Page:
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Resident Scholar, Arabic
Email Abjar Bahkou
Abjar Bahkou Vitae
Abjar Bahkou is an adjunct professor of Arabic literature and language at the University of North Texas, Denton and at Baylor University. He received his Ph.D. in 2008 in Islamic Studies from the Pontifical Institute of Arabic and Islamic Studies and his Ph.D. in Education in 1998 from Salesian Pontifical University both in Rome, Italy. He is fluent in Arabic, Syriac (Classical Aramaic), English, Italian, French and Hebrew (Biblical). He is the author of numerous publications on Islamic and Christian studies. One of which is the Christian Legend of Monk Bakira
Resident Scholar, History
Email Beth Barr
Beth Allison Barr Vitae
Beth Barr is an Assistant Professor of European Women’s History in the Baylor History department. After receiving her BA in History, minor in Classics, from Baylor University in 1996, she continued her studies in the Medieval History, Religious Studies, and Women’s Studies programs at the University of North Carolina at Chapel Hill with a significant amount of coursework from at Duke. She received both her graduate degrees from UNC-CH: her MA in Medieval History in 1999 and her PhD in Medieval History in 2004. She recently completed a post-doctoral fellowship in the Religion department at Baylor University and is currently the Assistant Professor of European Women’s History in the Baylor History department. She is particularly interested in women and religion in England, 1350-1650, and most of her research revolves around women, priests, and pastoral literature (sermons, clerical handbooks, didactic religious texts) in the late medieval/early modern church.
Non-Resident Senior Fellow, History of Religion
University of Stirling, Scotland
Email David Bebbington
David Bebbington Vitae
David Bebbington took his degrees at the University of Cambridge and joined the Department in 1976. He was promoted to a Personal Chair in 1999. He has been a Distinguished Visiting Professor of History at Baylor University, Texas, in the fall semesters of 2003, 2005, 2007, and 2009. In 2006-07, he was the President of the Ecclesiastical History Society.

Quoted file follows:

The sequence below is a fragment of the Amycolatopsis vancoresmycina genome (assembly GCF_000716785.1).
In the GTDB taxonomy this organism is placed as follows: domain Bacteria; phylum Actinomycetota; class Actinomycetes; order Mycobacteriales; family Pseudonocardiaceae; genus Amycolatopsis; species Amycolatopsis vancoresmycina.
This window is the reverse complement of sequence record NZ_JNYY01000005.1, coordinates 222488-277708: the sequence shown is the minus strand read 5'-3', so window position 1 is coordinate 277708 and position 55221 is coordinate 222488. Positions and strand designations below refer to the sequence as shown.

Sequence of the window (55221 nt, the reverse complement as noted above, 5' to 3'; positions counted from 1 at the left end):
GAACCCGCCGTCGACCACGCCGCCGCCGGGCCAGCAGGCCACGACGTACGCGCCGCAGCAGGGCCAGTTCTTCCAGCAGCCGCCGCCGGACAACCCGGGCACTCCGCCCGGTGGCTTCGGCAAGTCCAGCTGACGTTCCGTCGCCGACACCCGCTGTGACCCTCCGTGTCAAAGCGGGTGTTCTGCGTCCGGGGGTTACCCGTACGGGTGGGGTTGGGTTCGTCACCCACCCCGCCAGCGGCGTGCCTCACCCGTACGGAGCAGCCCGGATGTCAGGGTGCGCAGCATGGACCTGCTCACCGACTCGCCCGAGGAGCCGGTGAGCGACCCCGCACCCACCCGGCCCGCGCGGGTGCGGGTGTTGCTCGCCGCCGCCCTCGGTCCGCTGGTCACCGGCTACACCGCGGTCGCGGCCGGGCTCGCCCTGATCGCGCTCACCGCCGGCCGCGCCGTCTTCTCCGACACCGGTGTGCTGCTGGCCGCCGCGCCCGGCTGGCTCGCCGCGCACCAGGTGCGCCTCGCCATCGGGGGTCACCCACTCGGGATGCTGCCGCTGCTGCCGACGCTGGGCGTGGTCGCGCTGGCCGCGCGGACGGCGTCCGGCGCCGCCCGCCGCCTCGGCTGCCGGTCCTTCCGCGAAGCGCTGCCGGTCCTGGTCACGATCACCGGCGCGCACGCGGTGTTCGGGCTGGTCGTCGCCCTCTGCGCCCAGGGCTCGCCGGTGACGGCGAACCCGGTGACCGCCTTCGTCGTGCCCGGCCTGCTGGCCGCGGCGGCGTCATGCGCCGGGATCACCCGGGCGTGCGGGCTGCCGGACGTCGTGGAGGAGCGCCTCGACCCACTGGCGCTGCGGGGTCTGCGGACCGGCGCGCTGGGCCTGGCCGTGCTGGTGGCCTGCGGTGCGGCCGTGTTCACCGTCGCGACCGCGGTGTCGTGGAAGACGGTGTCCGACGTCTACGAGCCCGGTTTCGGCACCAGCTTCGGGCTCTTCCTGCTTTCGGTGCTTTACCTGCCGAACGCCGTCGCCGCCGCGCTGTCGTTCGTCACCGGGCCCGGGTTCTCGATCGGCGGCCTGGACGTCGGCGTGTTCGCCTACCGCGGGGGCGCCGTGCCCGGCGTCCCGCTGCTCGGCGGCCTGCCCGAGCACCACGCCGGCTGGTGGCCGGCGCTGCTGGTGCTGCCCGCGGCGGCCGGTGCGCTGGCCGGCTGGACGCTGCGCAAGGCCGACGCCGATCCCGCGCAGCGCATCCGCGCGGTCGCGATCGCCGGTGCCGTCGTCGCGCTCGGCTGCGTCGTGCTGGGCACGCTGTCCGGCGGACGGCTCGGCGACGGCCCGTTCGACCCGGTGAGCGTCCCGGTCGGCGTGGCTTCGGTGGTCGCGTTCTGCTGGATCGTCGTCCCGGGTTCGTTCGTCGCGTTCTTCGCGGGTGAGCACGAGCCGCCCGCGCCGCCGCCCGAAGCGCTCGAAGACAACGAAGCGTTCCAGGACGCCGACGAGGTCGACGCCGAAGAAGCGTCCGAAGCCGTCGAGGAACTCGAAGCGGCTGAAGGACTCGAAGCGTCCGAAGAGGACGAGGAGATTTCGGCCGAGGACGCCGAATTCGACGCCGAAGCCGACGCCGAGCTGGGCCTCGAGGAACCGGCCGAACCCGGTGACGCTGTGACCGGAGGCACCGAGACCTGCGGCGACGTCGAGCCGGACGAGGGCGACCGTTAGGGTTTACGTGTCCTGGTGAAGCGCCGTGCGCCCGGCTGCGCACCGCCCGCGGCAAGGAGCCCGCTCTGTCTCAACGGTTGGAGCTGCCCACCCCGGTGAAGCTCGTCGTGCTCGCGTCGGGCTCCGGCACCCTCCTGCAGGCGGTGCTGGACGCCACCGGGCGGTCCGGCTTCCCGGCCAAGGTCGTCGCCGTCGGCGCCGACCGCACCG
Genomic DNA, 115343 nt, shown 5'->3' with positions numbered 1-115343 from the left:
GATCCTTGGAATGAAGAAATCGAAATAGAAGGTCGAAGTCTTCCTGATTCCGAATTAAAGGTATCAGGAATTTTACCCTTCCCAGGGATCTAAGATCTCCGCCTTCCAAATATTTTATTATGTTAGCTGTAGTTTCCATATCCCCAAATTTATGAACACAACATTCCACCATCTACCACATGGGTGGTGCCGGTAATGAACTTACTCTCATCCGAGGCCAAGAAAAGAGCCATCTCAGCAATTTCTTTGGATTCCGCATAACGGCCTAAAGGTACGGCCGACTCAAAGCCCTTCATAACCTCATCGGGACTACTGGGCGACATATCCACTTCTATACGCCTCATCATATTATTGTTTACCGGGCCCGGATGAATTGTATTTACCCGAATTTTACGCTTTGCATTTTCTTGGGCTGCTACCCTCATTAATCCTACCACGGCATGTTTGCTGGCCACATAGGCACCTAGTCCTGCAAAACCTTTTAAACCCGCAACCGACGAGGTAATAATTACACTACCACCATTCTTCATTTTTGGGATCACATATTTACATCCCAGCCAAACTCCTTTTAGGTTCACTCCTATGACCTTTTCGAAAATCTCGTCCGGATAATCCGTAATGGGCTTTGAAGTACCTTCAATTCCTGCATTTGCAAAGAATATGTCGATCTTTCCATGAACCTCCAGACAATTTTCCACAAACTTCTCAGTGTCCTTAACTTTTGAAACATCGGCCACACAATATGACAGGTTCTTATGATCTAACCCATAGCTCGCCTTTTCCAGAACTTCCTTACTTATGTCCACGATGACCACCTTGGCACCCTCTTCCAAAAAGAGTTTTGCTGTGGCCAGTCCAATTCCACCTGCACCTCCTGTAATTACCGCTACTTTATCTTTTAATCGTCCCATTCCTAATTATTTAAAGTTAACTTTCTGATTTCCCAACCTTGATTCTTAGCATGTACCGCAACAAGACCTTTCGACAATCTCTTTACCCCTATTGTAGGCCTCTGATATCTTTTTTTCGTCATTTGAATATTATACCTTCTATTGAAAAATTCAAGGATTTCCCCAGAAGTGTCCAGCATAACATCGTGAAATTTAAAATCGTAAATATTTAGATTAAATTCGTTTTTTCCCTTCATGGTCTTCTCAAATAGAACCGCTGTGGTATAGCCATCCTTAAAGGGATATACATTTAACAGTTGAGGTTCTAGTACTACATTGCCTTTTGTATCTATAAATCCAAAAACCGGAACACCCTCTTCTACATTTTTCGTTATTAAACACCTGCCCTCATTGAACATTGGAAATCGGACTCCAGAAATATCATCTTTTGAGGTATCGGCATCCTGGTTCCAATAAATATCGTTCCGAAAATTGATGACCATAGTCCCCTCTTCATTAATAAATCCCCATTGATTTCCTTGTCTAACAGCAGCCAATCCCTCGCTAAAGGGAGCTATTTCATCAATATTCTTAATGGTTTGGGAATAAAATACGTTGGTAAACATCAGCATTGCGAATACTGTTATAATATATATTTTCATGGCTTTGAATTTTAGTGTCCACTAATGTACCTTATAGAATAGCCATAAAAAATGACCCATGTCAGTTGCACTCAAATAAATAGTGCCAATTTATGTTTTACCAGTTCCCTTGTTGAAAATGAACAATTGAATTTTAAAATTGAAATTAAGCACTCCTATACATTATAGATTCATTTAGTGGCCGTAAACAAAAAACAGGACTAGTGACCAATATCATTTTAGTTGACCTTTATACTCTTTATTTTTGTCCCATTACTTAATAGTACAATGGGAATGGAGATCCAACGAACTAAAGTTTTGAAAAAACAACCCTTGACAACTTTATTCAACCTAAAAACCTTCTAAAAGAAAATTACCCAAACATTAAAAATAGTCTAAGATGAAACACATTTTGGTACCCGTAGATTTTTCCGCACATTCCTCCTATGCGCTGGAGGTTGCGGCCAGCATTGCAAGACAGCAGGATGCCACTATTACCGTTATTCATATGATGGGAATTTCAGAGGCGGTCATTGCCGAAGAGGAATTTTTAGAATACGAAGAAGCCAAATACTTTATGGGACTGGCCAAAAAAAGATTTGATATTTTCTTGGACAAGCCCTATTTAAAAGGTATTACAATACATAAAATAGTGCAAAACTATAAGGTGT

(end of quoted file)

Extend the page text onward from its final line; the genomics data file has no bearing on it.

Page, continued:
His principal research interests are in the history of politics, religion, ideas and society in Britain from the eighteenth to the twentieth century and in the history of the global Evangelical movement. His books include Evangelicalism in Modern Britain: A History from the 1730s to the 1980s (1989), Victorian Nonconformity (1992), William Ewart Gladstone: Faith and Politics in Victorian Britain (1993), Holiness in Nineteenth-Century England (2000), The Mind of Gladstone: Religion, Homer and Politics (2004) and The Dominance of Evangelicalism: The Age of Spurgeon and Moody (2005). He has edited The Baptists in Scotland (1988), Evangelicalism: Comparative Studies of Popular Protestantism in North America, the British Isles and Beyond, 1700-1990 (1994), Gladstone Centenary Essays (2000), The Gospel in the World: International Baptist Studies (2002), Modern Christianity and Cultural Aspirations (2003), and Nonconformist Texts: Volume 3: The Nineteenth Century (2006). He is at present working on a study of global religious revivals in the Victorian period.
Resident Scholar, Philosophy & Church-State Studies
Email Francis Beckwith
Francis J. Beckwith is Professor of Philosophy & Church-State Studies at Baylor University, where he is also Fellow and Faculty Associate in the Baylor Institute for Studies of Religion. Although his appointment is in the department of philosophy, he also teaches courses in political science as well as in the J. M. Dawson Institute of Church-State Studies, where he served as its Associate Director from July 2003 until January 2007.
A graduate of Fordham University (Ph.D. and M.A. in philosophy), he also holds the Master of Juridical Studies (M.J.S.) degree from the Washington University School of Law in St. Louis, where he won a CALI Award for Academic Excellence in Reproductive Control Seminar.